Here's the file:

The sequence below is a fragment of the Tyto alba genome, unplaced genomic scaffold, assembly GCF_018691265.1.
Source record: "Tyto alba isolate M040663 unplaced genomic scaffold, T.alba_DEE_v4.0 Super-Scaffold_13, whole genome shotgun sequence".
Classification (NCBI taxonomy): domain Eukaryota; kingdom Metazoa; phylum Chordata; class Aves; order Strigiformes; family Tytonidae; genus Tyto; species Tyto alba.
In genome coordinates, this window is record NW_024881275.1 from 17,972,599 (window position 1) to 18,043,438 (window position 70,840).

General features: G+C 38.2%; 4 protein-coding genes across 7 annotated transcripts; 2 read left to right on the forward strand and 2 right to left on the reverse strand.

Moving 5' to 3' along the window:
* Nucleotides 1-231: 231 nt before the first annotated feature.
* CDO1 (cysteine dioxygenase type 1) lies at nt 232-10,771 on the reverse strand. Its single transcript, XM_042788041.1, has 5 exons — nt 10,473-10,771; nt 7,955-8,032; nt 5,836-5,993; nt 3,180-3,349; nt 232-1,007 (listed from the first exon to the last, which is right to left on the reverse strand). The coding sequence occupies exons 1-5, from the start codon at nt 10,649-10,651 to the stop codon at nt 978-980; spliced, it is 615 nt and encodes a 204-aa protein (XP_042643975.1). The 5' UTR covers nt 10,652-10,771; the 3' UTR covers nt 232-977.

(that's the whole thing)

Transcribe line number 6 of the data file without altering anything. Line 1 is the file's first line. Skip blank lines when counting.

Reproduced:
Moving 5' to 3' along the window: